- Are people talking about them on Social Media? Can you see how many shares their content has? Are they coming up first when you look for certain words on Google?
5 Ways to get free backlinks to your site
1- Guest posting
Guest posting is one of the best ways to build your own authority by sharing your knowledge on a different website.
This strategy entails writing articles for other sites and, in return, you get links to your website. These links usually point to your home page, and 1 or 2 pages relevant to the article’s topic.
Keep in mind this is an exchange. You shouldn’t pay for links, if you do, these would have to be set as no-follow or sponsored-link. I won’t get technical here, but bottom line, don’t pay for links!
It takes time to write guest posts as you really want to provide as much value for your host’s audience. Aiming to write one guest post per month is a good start. Not all websites feature guest content, but many do it all the time!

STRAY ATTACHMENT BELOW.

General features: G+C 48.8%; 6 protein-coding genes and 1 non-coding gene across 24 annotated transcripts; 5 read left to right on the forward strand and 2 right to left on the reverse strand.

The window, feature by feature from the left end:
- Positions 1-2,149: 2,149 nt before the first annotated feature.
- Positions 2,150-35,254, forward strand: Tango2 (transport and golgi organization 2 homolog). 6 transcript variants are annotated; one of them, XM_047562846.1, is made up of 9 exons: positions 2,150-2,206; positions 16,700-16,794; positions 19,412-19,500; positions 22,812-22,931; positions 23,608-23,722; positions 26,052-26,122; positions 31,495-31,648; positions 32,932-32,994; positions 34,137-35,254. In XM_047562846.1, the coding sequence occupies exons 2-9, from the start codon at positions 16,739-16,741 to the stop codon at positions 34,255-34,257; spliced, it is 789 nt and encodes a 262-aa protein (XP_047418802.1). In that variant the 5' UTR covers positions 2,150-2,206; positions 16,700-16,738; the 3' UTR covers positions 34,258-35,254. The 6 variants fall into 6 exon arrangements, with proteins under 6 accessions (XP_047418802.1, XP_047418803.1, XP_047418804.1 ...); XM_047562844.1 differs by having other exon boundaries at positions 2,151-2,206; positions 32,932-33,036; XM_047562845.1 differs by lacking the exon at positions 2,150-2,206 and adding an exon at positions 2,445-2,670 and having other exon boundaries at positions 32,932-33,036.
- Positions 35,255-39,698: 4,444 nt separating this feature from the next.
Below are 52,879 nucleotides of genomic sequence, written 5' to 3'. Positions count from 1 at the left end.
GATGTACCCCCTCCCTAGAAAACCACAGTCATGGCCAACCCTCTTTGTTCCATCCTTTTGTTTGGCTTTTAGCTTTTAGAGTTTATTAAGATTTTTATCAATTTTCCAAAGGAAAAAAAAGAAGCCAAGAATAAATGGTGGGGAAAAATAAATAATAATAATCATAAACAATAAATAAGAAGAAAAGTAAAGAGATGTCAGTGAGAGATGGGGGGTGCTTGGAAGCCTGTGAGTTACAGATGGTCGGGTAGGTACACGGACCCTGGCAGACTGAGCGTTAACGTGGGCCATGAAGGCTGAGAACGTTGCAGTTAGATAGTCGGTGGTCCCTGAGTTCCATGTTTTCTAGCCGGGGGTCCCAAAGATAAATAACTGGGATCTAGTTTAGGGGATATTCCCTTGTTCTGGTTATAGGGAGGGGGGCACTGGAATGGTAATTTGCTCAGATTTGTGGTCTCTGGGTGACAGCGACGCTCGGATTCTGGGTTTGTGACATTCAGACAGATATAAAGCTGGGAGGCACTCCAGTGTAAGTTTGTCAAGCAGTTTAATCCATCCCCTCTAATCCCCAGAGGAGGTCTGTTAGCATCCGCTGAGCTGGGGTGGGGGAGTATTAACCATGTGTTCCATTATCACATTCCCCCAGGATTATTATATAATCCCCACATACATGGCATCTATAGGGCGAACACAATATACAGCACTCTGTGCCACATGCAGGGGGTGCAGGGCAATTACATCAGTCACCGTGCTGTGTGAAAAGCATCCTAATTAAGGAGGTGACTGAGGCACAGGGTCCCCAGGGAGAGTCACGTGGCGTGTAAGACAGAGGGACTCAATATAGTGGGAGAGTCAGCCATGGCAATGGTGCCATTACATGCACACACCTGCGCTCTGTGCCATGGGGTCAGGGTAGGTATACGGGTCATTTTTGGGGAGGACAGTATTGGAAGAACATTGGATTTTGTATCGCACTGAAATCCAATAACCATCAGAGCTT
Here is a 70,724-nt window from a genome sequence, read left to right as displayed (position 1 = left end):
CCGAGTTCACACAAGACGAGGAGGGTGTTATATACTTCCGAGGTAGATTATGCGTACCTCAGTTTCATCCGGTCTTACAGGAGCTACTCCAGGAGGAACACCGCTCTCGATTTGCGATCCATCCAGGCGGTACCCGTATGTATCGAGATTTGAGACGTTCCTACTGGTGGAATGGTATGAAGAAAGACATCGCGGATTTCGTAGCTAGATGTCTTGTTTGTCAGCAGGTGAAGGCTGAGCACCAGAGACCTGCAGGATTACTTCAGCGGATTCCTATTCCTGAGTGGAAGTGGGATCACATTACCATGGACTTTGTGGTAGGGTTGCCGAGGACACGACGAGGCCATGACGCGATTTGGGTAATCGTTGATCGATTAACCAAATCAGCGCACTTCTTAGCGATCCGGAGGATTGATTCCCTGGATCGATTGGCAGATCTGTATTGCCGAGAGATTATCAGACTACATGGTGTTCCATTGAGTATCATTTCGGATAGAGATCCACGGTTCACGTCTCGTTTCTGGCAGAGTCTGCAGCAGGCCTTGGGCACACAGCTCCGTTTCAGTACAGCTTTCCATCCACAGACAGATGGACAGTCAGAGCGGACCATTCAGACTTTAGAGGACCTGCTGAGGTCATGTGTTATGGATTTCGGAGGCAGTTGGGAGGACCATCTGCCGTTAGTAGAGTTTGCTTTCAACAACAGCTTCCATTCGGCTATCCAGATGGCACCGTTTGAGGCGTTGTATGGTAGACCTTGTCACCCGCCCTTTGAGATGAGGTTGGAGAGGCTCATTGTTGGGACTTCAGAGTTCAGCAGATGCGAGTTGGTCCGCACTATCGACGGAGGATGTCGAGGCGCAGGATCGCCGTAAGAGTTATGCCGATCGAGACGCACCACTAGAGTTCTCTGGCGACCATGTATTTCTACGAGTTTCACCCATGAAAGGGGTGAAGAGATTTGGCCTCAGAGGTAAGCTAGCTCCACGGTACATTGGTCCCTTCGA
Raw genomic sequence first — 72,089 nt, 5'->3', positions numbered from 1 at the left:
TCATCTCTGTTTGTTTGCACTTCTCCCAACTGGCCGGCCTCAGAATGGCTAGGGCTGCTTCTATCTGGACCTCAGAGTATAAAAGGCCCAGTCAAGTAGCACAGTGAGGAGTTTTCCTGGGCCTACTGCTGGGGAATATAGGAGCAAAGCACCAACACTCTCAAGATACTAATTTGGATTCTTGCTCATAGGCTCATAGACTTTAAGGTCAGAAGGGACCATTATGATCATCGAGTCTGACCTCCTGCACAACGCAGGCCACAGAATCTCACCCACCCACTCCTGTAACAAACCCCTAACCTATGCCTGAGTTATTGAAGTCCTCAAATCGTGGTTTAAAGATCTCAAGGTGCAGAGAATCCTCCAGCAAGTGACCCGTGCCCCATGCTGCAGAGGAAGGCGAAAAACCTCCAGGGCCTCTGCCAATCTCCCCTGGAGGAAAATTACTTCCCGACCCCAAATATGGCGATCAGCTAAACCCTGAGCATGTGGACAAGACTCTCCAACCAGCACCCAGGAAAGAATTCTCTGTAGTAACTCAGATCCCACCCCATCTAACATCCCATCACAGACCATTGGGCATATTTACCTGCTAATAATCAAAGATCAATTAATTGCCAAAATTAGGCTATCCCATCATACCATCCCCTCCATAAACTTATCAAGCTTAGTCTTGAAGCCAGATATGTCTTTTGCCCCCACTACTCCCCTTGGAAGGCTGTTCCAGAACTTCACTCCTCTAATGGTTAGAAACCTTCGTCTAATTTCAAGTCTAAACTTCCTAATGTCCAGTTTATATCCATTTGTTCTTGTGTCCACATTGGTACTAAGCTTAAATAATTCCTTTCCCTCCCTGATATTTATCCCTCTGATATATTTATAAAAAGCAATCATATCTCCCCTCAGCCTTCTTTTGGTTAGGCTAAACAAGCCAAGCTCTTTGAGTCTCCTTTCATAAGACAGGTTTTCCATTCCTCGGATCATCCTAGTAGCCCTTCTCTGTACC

Start by researching sites you respect within your niche and reach out to find out if you can write for them.
2- Blog collaborations
This is a quite easy and fun way to get links to your website. The trick here is to hang out in the right places -pretty much the only way to find opportunities for collaborative blog posts. Or, again, run a Google search and figure out which sites have these types of articles.
‘Collabs’ basically consist of roundup articles showcasing expertise and opinions from different authors -for example, an article titled ‘Top 10 Non-Profits to Follow in 2020.’
For a collaboration on the example above, you’d write a blurb talking about what you do, and why your business or non-profit rocks! In return for your participation, you’d get a do-follow link to your site.